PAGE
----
Well before Evander Holyfield was born, the authors of the Bible introduced a spiritual real deal.  The apostle Paul refers to a gift from God.  The context is based upon the fact that the sinful actions of mankind deserve death.  Yet, Jesus came to seek and to save the lost, Luke 19:10.  The disciple whom Jesus loved takes this concept one step further, claiming you can know for sure.  While many will claim to be the real deal, put your hope, faith and trust in that which is eternal.

by Jay Mankus


A Spiritual Cleansing

Everyone has some sort of daily routine.  When you get up, shower and grab something to eat or drink is often choreographed.  Some do this without thinking, a natural state to prepare one’s self for the weekly grind called life.  Occasionally, you will come across a human interest story, something unique yet interesting.  Today’s blog was inspired by an Old Testament custom.

His sons used to hold feasts in their homes on their birthdays, and they would invite their three sisters to eat and drink with them, Job 1:4.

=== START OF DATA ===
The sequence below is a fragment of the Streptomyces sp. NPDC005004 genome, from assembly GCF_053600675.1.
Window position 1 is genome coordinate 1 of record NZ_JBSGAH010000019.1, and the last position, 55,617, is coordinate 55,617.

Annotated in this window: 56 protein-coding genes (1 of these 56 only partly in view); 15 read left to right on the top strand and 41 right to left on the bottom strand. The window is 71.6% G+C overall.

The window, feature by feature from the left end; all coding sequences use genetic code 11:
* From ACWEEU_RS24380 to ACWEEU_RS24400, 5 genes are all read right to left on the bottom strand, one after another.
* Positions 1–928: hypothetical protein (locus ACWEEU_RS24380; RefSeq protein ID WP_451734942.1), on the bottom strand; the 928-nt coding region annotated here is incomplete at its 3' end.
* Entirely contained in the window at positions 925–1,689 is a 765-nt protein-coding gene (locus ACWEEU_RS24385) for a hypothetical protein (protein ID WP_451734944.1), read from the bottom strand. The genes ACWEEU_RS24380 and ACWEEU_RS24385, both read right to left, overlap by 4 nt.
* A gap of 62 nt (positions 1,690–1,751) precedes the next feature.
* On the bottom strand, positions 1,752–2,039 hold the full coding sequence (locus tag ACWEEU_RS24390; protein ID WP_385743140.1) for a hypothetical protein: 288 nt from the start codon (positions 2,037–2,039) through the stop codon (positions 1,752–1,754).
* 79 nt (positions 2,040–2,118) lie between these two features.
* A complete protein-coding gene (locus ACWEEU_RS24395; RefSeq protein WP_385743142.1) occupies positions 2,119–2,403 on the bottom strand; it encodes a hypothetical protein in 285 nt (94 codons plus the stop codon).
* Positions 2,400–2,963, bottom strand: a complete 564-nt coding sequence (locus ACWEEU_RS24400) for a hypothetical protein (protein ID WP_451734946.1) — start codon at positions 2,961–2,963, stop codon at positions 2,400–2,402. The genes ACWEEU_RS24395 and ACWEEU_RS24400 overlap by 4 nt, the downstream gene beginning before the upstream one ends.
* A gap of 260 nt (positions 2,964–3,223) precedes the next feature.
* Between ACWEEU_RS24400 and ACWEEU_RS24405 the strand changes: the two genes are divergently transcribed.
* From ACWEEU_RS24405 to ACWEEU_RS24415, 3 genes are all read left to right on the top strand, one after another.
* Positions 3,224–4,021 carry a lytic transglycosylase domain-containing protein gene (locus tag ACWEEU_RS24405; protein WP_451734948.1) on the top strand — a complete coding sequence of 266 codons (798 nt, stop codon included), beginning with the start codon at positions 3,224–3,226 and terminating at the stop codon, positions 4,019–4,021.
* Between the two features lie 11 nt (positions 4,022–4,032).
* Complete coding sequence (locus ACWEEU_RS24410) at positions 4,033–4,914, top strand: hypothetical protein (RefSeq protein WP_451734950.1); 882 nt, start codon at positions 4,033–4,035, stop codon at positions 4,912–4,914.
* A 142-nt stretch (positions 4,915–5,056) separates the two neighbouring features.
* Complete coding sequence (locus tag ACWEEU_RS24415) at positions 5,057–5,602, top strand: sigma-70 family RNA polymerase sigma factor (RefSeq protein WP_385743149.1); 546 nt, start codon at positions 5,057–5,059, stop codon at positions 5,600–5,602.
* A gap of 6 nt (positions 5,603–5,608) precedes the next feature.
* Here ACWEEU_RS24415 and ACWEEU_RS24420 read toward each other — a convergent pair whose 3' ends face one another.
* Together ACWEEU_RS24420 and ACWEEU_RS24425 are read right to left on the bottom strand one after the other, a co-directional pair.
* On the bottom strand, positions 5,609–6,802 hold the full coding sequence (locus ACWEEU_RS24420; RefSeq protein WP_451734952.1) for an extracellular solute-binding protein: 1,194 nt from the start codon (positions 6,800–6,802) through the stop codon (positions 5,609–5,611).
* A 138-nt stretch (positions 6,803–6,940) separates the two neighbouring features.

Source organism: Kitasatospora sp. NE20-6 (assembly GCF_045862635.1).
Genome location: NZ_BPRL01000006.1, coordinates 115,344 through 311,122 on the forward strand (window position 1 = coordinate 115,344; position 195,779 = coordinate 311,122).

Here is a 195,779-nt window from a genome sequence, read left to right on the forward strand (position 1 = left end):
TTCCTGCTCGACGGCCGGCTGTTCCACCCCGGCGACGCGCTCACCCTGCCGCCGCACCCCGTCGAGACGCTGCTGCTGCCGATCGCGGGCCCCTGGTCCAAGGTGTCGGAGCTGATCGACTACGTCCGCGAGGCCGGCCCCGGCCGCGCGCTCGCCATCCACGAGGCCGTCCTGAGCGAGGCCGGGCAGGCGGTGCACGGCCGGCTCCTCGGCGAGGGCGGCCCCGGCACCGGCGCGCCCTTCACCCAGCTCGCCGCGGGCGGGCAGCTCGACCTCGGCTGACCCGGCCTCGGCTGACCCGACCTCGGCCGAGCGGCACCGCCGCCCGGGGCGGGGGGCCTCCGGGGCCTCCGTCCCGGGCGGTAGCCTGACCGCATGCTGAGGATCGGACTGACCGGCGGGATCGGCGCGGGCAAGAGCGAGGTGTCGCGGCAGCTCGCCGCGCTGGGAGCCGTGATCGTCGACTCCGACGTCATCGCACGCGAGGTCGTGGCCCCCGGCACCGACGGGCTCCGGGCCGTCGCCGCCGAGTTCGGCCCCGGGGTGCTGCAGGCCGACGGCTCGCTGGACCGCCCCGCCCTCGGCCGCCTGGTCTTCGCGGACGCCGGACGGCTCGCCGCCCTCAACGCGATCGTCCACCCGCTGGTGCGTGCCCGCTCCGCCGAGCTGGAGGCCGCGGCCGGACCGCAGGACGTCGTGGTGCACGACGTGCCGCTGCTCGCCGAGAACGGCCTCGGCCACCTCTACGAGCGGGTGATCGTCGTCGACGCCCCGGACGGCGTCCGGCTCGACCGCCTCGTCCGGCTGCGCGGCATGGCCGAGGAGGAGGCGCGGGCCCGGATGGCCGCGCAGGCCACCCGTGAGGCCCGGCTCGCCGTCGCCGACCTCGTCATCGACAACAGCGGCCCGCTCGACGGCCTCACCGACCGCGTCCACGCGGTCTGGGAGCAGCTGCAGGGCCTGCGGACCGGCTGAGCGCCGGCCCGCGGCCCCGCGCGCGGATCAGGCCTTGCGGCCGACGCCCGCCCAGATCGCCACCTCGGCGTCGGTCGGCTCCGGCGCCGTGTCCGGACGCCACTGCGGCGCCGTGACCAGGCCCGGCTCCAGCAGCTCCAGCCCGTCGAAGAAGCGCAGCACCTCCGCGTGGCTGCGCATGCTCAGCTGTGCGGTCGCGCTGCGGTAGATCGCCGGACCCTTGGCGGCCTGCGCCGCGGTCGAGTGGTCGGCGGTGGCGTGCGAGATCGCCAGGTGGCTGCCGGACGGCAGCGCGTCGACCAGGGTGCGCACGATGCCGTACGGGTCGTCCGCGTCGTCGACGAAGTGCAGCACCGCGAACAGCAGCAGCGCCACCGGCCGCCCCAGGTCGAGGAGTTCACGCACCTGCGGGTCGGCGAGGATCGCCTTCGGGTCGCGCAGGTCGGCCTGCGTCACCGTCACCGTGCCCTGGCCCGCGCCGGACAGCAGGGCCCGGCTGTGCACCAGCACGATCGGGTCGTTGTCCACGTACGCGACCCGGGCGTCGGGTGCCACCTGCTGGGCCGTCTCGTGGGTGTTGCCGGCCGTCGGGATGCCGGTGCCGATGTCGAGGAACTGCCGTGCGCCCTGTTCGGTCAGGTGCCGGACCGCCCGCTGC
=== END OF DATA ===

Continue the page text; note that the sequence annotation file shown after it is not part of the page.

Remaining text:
Following the birthday of his ten children or one of his grandchildren, Job began to observe a special time of prayer.  Pleading on behalf of his children, Job offered up a sacrifice for each of his family members according to the book of Leviticus.  This time of intercession involved publicly confessing potential sins one of his children may have committed in word, thought or deed.  Before closing with a customary Amen, this act served as a spiritual cleansing to honor, please and revere God.

When a period of feasting had run its course, Job would make arrangements for them to be purified. Early in the morning he would sacrifice a burnt offering for each of them, thinking, “Perhaps my children have sinned and cursed God in their hearts.” This was Job’s regular custom, Job 1:5.

Despite what you may think of the trials Job endured, this spiritual act of worship is something that should be reenacted today.  Everyone has their flaws, some greater than others.  Nonetheless, what if mothers and fathers began to take time out of their busy schedules to beg for God’s grace and mercy?  If applied in the form of a prayer, walking through the rooms of each family member, God would transform individuals one home at a time.  Join me in this quest to revive souls through a regular spiritual cleansing.

by Jay Mankus


Faking Holiness